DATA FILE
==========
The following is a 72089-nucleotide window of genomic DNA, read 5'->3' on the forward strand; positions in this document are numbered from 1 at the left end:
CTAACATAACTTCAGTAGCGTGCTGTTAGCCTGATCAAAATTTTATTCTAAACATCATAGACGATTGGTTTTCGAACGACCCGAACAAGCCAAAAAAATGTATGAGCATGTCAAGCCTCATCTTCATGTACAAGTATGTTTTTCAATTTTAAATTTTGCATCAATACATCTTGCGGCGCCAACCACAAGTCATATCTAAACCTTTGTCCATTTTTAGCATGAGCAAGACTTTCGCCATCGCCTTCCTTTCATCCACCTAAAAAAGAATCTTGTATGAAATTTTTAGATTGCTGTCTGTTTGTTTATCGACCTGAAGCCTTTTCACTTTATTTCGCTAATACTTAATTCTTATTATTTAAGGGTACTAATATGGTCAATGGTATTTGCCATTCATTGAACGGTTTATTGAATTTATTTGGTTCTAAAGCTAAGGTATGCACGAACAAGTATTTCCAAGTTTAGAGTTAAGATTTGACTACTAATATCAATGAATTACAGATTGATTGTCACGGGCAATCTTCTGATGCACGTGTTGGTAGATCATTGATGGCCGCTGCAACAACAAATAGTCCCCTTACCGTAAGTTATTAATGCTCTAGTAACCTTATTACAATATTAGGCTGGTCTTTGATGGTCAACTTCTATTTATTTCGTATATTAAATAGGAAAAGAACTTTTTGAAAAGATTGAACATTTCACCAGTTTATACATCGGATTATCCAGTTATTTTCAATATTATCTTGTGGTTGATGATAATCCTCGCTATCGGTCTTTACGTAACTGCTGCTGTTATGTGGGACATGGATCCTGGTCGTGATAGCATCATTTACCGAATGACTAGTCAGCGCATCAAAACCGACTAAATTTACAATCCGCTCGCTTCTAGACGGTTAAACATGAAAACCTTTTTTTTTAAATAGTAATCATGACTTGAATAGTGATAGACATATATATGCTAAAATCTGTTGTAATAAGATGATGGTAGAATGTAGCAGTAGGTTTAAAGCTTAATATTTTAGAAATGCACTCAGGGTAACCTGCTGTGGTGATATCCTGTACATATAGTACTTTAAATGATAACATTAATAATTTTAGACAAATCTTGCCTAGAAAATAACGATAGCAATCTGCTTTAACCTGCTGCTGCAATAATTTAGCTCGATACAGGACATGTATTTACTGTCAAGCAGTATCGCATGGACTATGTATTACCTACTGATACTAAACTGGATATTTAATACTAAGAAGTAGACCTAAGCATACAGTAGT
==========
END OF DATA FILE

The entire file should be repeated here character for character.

The following is a 72089-nucleotide window of genomic DNA, read 5'->3' on the forward strand; positions in this document are numbered from 1 at the left end:
CTAACATAACTTCAGTAGCGTGCTGTTAGCCTGATCAAAATTTTATTCTAAACATCATAGACGATTGGTTTTCGAACGACCCGAACAAGCCAAAAAAATGTATGAGCATGTCAAGCCTCATCTTCATGTACAAGTATGTTTTTCAATTTTAAATTTTGCATCAATACATCTTGCGGCGCCAACCACAAGTCATATCTAAACCTTTGTCCATTTTTAGCATGAGCAAGACTTTCGCCATCGCCTTCCTTTCATCCACCTAAAAAAGAATCTTGTATGAAATTTTTAGATTGCTGTCTGTTTGTTTATCGACCTGAAGCCTTTTCACTTTATTTCGCTAATACTTAATTCTTATTATTTAAGGGTACTAATATGGTCAATGGTATTTGCCATTCATTGAACGGTTTATTGAATTTATTTGGTTCTAAAGCTAAGGTATGCACGAACAAGTATTTCCAAGTTTAGAGTTAAGATTTGACTACTAATATCAATGAATTACAGATTGATTGTCACGGGCAATCTTCTGATGCACGTGTTGGTAGATCATTGATGGCCGCTGCAACAACAAATAGTCCCCTTACCGTAAGTTATTAATGCTCTAGTAACCTTATTACAATATTAGGCTGGTCTTTGATGGTCAACTTCTATTTATTTCGTATATTAAATAGGAAAAGAACTTTTTGAAAAGATTGAACATTTCACCAGTTTATACATCGGATTATCCAGTTATTTTCAATATTATCTTGTGGTTGATGATAATCCTCGCTATCGGTCTTTACGTAACTGCTGCTGTTATGTGGGACATGGATCCTGGTCGTGATAGCATCATTTACCGAATGACTAGTCAGCGCATCAAAACCGACTAAATTTACAATCCGCTCGCTTCTAGACGGTTAAACATGAAAACCTTTTTTTTTAAATAGTAATCATGACTTGAATAGTGATAGACATATATATGCTAAAATCTGTTGTAATAAGATGATGGTAGAATGTAGCAGTAGGTTTAAAGCTTAATATTTTAGAAATGCACTCAGGGTAACCTGCTGTGGTGATATCCTGTACATATAGTACTTTAAATGATAACATTAATAATTTTAGACAAATCTTGCCTAGAAAATAACGATAGCAATCTGCTTTAACCTGCTGCTGCAATAATTTAGCTCGATACAGGACATGTATTTACTGTCAAGCAGTATCGCATGGACTATGTATTACCTACTGATACTAAACTGGATATTTAATACTAAGAAGTAGACCTAAGCATACAGTAGT